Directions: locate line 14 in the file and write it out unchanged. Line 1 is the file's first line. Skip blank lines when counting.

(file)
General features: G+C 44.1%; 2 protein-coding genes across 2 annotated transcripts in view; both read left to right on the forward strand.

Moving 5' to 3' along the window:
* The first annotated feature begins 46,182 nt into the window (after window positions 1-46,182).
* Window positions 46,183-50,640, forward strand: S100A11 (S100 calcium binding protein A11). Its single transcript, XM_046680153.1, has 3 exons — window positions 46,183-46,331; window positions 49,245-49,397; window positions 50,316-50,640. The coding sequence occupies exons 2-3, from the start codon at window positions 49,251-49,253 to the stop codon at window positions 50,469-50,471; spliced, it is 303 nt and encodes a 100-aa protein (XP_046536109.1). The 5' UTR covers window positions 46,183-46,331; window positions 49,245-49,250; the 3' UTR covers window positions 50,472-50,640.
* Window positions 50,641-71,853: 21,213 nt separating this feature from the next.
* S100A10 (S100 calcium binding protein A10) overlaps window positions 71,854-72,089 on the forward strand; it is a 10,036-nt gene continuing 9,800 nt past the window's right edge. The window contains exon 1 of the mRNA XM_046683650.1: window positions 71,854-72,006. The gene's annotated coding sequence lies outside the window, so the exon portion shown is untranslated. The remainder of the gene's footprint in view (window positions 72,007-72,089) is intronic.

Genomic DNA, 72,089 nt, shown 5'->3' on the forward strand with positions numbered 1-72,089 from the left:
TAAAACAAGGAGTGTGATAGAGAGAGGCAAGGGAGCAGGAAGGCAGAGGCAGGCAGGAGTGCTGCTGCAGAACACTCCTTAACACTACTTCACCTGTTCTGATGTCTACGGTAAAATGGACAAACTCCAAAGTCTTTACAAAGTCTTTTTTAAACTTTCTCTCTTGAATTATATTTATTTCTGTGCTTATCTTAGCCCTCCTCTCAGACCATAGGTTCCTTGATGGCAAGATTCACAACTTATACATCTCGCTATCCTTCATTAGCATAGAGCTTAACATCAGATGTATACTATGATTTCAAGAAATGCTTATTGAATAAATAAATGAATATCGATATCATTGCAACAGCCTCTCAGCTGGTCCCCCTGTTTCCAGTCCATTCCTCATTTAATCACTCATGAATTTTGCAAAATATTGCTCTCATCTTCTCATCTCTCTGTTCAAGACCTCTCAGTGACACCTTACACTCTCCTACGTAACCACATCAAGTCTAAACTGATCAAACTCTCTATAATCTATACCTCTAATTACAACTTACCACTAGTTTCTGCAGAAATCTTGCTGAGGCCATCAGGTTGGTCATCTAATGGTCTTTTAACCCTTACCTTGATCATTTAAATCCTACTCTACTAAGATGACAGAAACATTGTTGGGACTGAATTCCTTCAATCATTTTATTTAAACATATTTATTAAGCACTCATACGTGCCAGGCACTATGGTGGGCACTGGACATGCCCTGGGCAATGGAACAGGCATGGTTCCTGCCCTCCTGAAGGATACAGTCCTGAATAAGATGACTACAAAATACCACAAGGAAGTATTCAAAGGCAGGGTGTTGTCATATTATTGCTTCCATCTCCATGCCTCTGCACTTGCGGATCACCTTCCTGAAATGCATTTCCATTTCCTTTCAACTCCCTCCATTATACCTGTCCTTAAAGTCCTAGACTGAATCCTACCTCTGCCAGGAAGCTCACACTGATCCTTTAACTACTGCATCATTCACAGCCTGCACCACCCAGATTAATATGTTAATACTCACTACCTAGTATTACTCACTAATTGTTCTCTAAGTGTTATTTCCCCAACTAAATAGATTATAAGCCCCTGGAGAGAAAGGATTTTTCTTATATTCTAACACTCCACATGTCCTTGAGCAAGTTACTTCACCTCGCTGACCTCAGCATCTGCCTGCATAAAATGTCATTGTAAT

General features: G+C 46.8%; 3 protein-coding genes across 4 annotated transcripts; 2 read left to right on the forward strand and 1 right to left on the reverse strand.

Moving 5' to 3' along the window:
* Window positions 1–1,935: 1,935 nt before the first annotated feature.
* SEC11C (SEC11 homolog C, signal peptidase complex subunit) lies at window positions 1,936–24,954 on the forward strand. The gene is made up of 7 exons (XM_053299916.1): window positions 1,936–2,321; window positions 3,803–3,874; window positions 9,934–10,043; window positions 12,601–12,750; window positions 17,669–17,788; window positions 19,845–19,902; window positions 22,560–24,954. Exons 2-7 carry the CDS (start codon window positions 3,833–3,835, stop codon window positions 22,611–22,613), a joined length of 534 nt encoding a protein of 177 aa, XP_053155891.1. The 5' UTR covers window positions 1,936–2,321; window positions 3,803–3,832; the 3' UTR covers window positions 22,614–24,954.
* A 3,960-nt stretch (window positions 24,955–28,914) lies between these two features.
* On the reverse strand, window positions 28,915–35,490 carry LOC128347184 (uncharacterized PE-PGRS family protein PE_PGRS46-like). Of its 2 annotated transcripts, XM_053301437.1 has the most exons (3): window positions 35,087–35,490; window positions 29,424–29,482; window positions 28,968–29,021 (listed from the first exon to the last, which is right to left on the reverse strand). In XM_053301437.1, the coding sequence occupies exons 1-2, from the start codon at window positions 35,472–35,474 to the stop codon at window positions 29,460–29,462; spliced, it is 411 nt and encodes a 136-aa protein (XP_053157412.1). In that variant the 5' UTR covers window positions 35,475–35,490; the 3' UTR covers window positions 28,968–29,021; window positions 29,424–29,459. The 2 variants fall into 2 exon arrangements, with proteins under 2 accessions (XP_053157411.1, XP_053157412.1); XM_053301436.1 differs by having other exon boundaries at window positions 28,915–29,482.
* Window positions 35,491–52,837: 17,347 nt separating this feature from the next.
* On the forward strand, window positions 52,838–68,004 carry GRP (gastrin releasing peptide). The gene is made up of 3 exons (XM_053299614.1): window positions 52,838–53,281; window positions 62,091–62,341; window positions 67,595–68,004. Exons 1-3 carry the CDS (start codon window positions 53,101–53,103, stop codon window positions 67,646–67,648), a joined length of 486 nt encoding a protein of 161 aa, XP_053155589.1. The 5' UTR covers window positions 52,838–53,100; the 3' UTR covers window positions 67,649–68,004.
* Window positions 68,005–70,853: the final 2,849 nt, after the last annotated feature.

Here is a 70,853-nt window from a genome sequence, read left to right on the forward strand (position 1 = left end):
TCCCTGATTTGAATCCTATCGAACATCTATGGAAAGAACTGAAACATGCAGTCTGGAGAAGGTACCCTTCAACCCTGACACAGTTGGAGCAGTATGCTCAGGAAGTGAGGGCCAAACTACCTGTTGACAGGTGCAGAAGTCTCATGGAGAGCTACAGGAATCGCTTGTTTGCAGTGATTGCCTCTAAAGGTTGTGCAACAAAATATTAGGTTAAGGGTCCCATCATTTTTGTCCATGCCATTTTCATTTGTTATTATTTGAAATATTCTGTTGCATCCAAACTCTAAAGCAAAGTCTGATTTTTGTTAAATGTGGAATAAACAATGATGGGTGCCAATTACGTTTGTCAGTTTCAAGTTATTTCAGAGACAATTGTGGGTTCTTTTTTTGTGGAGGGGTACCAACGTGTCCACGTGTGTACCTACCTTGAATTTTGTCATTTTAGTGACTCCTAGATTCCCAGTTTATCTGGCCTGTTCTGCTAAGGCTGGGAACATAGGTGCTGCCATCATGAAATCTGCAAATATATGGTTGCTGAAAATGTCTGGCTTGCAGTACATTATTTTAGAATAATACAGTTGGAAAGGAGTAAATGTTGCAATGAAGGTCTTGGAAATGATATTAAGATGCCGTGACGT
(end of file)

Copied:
* On the reverse strand, window positions 28,915–35,490 carry LOC128347184 (uncharacterized PE-PGRS family protein PE_PGRS46-like). Of its 2 annotated transcripts, XM_053301437.1 has the most exons (3): window positions 35,087–35,490; window positions 29,424–29,482; window positions 28,968–29,021 (listed from the first exon to the last, which is right to left on the reverse strand). In XM_053301437.1, the coding sequence occupies exons 1-2, from the start codon at window positions 35,472–35,474 to the stop codon at window positions 29,460–29,462; spliced, it is 411 nt and encodes a 136-aa protein (XP_053157412.1). In that variant the 5' UTR covers window positions 35,475–35,490; the 3' UTR covers window positions 28,968–29,021; window positions 29,424–29,459. The 2 variants fall into 2 exon arrangements, with proteins under 2 accessions (XP_053157411.1, XP_053157412.1); XM_053301436.1 differs by having other exon boundaries at window positions 28,915–29,482.